Swedish researcher reveals plans to establish lunar colony

三月 16, 2006

Brussels, 15 Mar 2006

Establishing a colony on the moon may sound the stuff of science fiction to the majority, but not for materials scientist Niklas Järvstråt, who is working with around 60 international partners to do just that.

Ambitious? 'It is logical, sustainable and very much within our reach, both materially and financially,' says Dr Järvstråt. 'Why treat a space project as a disposable unit, when it is possible to build a base, which can thrive, expand, and enhance man's benevolent presence in space?' he asks.

While the concept of a colony on the moon may seem quite bizarre to many readers, the Swedish scientist, based at University West in Trollhätten, is not working alone - he has around 60 international partners committed to the project. And neither is Dr Järvstråt the only person talking publicly about living on the moon. US President George Bush announced a new space programme in January 2004 that included using the moon as a base for the exploration of other planets.

Asked whether his own ideas would be used in a race against the Americans, Dr Järvstråt conceded that it would be 'necessary to work together' with the US on account of Sweden's size. 'Sweden is too small a country to have its own colony,' he said. For a small country, Sweden has however contributed a great deal to progress in space. SMART-1, the only spacecraft currently orbiting the moon, was built by a Swedish contractor for the European Space Agency (ESA).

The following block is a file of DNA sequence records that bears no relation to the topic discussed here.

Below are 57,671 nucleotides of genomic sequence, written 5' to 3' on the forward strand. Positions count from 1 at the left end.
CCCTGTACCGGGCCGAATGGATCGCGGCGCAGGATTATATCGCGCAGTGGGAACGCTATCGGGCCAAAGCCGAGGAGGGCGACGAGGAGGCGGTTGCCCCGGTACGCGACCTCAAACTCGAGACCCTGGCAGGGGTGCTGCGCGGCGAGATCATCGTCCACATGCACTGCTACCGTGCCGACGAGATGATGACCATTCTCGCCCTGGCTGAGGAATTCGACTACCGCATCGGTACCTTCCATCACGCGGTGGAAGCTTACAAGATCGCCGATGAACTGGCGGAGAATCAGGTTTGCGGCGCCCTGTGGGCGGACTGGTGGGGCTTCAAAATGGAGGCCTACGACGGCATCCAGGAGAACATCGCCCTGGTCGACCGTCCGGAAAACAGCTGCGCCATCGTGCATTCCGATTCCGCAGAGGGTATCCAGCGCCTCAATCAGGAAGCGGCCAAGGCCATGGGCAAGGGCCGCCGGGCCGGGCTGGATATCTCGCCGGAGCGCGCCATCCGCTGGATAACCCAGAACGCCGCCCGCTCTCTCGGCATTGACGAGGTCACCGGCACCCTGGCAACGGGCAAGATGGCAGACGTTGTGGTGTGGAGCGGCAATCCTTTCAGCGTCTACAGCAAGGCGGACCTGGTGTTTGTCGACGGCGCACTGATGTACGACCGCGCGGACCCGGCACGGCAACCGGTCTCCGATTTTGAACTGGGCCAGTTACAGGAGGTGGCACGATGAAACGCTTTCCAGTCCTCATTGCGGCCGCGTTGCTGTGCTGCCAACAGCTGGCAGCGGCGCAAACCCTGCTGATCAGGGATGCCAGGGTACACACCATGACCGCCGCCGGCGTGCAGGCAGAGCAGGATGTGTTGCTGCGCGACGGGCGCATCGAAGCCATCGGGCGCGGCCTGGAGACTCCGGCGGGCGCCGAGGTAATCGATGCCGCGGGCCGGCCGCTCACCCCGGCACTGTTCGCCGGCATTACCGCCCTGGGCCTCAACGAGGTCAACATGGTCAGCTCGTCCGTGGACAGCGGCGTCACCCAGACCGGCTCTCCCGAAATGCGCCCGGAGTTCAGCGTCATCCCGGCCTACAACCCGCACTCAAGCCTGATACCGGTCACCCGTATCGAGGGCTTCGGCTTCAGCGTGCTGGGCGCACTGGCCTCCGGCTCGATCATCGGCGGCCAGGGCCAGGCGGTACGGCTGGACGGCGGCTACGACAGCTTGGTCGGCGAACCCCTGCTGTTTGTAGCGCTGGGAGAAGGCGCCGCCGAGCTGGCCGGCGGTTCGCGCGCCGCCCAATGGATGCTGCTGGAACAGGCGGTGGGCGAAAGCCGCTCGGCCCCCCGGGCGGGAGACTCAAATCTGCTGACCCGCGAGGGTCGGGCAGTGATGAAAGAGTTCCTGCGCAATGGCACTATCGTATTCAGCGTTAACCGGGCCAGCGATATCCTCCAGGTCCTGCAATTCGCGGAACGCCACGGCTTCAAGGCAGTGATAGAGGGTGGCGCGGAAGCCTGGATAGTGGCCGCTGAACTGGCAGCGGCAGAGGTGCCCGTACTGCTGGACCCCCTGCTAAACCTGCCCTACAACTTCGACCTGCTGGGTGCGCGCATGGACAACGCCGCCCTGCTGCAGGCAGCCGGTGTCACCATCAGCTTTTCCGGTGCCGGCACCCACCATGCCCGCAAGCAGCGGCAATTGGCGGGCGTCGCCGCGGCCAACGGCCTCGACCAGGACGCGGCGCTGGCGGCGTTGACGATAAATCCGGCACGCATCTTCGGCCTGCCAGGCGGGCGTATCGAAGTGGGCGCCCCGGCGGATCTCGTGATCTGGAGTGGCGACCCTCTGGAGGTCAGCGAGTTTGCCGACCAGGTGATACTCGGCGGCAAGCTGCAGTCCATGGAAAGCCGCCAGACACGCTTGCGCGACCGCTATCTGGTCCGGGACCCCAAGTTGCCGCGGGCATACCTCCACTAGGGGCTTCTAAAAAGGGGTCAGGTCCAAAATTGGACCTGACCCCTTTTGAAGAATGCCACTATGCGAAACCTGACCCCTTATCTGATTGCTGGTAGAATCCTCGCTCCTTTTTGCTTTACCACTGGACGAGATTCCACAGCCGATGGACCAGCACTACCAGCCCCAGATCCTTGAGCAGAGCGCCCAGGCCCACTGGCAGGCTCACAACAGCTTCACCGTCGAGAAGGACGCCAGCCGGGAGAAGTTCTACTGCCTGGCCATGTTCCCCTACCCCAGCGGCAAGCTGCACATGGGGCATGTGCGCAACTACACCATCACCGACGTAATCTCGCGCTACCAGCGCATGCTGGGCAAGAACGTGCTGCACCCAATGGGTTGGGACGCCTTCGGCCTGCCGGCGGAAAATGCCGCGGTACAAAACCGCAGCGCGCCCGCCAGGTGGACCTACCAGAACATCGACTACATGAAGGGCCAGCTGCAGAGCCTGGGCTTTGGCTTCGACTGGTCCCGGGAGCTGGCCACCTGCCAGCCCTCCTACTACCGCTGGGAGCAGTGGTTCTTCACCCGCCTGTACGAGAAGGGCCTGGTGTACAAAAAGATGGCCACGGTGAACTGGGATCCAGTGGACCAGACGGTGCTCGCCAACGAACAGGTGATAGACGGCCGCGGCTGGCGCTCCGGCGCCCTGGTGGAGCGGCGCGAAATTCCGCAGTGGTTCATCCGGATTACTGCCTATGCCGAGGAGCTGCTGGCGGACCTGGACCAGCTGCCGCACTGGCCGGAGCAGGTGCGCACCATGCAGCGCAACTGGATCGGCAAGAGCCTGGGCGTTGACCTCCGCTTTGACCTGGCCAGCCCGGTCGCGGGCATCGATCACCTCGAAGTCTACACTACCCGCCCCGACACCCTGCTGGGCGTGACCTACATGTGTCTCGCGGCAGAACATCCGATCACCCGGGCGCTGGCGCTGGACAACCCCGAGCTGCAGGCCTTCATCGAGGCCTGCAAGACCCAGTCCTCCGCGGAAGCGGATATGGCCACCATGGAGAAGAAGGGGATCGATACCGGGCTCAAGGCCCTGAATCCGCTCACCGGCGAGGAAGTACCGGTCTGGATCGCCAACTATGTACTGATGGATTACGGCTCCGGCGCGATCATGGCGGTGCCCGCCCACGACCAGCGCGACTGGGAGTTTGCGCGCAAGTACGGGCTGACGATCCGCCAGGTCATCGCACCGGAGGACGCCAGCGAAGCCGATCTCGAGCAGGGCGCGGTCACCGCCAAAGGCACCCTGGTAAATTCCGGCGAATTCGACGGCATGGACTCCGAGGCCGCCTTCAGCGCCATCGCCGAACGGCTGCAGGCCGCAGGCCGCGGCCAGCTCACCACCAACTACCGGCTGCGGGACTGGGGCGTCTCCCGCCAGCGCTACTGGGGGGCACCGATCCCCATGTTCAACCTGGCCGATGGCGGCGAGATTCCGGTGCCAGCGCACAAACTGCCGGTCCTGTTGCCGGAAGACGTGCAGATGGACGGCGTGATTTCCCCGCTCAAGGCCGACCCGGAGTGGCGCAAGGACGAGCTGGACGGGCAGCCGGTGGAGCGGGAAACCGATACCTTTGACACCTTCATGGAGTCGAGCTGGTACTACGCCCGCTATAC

Around two-thirds of the partners in the project are from Europe, with most of the remaining partners coming from the US or Canada. There is also one Japanese partner in the consortium.

Dr Järvstråt has been in touch with NASA, and has had positive feedback on his ideas, he says. In the year 2000, his project received an indirect grant from NASA - the funding could not be awarded overseas and so was given to a US partner, with whom Dr Järvstråt collaborated.

It is the self-sufficiency aspect of the colony that still requires the most research. Oxygen would not be a problem, and hydrogen exists at the poles of the moon, so water could also be made available. The biggest problem, according to Dr Järvstråt, is the lack of nitrogen. Without nitrogen, it would be very difficult to grow plants in the lunar soil, as Dr Järvstråt envisages. His solution is to obtain nitrogen from meteorites. Various studies of the moon's soil have shown lunar soil to be an accumulation of debris from meteorites, and possibly comets, that have crashed into the moon over 4.4 billion years. Added to this is fine dust and gases from interstellar space and especially from the solar wind. Research suggests that it is the impact of meteorites that has led to the depositing of nitrogen in lunar soil as it has been found in certain locations and not others.

Dr Järvstråt would like to see an initial colony of 500 people until complete self-sufficiency is achieved, when the colony would be allowed to grow. This total figure is similar to that proposed by NASA, except that the US plan would see smaller groups of people taking turns to live in the colony until self-sufficiency is achieved. The colony would be located underground.